Question: How do I view the height / distribution of ChIP-seq peaks?
5
gravatar for James Ashmore
4.6 years ago by
James Ashmore2.7k
UK/Edinburgh/MRC Centre for Regenerative Medicine
James Ashmore2.7k wrote:

I have ChIP-seq data with peaks called by MACS in peaks.bed and summits.bed files. From here I would like to visualise the peaks on either the IGV or UCSC' Genome Browser. I understand that the bed files give me the positions and size of the peaks called by MACS, but how do I actually visualise the height / distribution of the peaks? Do I have to get the genome coverage for each base from my bam file, then filter for peak regions listed in the bed files, and then convert to a bedgraph, wig, or bigwig format?

visualisation chip-seq peaks • 6.8k views
ADD COMMENTlink modified 4.6 years ago by Fidel1.9k • written 4.6 years ago by James Ashmore2.7k
4
gravatar for EagleEye
4.6 years ago by
EagleEye6.4k
Sweden
EagleEye6.4k wrote:

1) Use -w and -S parameters, which gives you two 'wig' files: One for Control and another for TREATMENT. Wiggle (wig) file gives you the distribution and coverage (height) of peaks which you can upload on UCSC or IGV . Read more about the other parameters here https://github.com/taoliu/MACS/blob/macs_v1/README.rst


Example:

macs14 -c <CONTROL_FILE> -t <TREATMENT_FILE> -n OUTPUT_NAME -f BAM -g hs -w -S

MACS peaks

2) If you want to just show the coverage over predicted peak regions by MACS,  use BEDtools to extract only the portion of 'wig' file overlapping with peak regions (BED file).

ADD COMMENTlink modified 4.6 years ago • written 4.6 years ago by EagleEye6.4k

Thanks for the great reply, could you provide an example for extracting the overlapping regions?

ADD REPLYlink written 4.6 years ago by James Ashmore2.7k
1
gravatar for Ian
4.6 years ago by
Ian5.5k
University of Manchester, UK
Ian5.5k wrote:

I would recommend using MACS2.  I recently added a method for installing this 'https://www.biostars.org/p/109179/'.

Using the -B flag you will get a two bedGraph files (one for treatments and one for the lambda model based on the control).  bedGraph files are much, much smaller than WIG files.  You can also use the --SPMR flag to normalise the coverage based on millions of reads used by MACS, which is very useful when comparing different experiments.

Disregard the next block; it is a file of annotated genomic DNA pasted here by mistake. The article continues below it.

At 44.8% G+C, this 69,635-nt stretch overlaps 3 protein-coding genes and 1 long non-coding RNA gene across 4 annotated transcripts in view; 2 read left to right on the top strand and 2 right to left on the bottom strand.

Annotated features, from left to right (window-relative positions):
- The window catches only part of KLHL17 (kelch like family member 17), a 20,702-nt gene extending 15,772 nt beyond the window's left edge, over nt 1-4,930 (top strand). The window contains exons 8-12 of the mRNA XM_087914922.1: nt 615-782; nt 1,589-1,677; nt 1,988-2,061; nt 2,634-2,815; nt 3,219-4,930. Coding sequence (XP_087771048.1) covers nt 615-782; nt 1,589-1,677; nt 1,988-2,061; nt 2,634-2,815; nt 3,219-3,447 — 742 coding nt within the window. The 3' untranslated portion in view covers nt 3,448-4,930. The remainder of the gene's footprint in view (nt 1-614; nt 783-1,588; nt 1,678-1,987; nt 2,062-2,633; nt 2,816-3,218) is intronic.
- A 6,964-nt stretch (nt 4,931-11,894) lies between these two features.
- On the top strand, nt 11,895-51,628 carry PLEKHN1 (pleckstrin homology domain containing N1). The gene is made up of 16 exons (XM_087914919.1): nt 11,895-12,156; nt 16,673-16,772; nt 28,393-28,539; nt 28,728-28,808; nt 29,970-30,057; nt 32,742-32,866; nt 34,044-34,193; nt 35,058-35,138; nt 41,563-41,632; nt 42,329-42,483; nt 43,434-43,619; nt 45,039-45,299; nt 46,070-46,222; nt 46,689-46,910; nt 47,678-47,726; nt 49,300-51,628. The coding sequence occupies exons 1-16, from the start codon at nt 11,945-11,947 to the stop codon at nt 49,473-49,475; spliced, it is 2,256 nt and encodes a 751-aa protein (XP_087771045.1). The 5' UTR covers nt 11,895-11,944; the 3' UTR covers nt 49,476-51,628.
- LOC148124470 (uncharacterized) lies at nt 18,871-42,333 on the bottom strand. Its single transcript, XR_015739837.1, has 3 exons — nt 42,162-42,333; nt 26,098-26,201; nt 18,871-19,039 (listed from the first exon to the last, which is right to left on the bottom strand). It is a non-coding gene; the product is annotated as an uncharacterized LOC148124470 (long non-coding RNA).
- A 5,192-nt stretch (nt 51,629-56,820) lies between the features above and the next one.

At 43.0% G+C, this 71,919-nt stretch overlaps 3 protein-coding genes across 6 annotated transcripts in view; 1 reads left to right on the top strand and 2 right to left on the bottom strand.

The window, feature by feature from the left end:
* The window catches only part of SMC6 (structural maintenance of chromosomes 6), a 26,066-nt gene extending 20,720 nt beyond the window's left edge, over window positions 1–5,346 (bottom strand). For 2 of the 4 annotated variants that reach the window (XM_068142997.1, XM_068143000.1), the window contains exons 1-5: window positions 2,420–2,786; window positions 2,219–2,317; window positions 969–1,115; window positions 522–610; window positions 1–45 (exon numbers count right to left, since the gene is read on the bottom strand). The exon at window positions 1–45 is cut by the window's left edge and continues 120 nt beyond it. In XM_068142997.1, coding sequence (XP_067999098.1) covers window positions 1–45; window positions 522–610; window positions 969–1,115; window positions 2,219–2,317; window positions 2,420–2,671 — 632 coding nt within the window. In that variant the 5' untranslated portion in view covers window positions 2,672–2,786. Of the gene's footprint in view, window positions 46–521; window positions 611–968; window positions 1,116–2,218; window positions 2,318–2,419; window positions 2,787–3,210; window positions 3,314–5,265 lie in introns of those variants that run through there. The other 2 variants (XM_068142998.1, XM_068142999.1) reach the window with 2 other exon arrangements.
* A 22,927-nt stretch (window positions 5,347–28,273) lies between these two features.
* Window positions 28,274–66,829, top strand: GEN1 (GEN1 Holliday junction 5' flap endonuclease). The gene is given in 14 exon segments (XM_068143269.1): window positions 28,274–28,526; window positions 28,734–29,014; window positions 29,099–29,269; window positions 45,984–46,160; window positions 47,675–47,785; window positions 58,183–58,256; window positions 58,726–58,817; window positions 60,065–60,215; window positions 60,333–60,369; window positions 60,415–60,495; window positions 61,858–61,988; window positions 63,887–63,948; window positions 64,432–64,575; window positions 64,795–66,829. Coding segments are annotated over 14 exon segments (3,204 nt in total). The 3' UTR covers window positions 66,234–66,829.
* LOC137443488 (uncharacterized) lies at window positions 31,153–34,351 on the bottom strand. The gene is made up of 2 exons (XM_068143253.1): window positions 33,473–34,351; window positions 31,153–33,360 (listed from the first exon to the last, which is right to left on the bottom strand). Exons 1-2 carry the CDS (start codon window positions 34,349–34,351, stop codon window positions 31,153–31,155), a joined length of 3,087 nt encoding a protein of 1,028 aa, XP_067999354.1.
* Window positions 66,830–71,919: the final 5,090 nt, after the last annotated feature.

If you have a web server you can view the coverage plots on UCSC.  But you need to convert bedGraph to bigWig first.  The programs below can be downloaded from 'http://hgdownload.soe.ucsc.edu/admin/exe/linux.x86_64/'.

# generate chromosome lengths for genome
fetchChromSizes.sh mm9 > mm9.chrom.sizes
# clip the ends of reads that overlap the ends of chromosomes
bedClip treat.bedgraph mm9.chrom.sizes treat.clipped
# convert clipped bedGraph to bigWig
bedGraphToBigWig treat.clipped mm9.chrom.sizes treat.bw

However, you can directly view bedGraph files in IGB and possibly also IGV (not checked recently), without conversion or need of a web server.

 

 

ADD COMMENTlink modified 4.6 years ago • written 4.6 years ago by Ian5.5k
0
gravatar for Fidel
4.6 years ago by
Fidel1.9k
Germany
Fidel1.9k wrote:

Looking at thousands of peaks on a genome browser is time consuming and usually not very productive. What I normally do is visualise the peaks on a genome browser as a quality control and then use summary plots like heatmaps or meta profiles either around the called peaks or using some other feature like gene start.

I recommend you to look at the deepTools package that handles all processing and visualisation steps. Here is a video I made with a quick example.

ADD COMMENTlink written 4.6 years ago by Fidel1.9k

I agree - i did not mean every binding region should be looked at.  However, looking at a few examples at the top of the overlapping or individual binding region lists can help understand the differences between the two analyses.

ADD REPLYlink written 4.6 years ago by Ian5.5k
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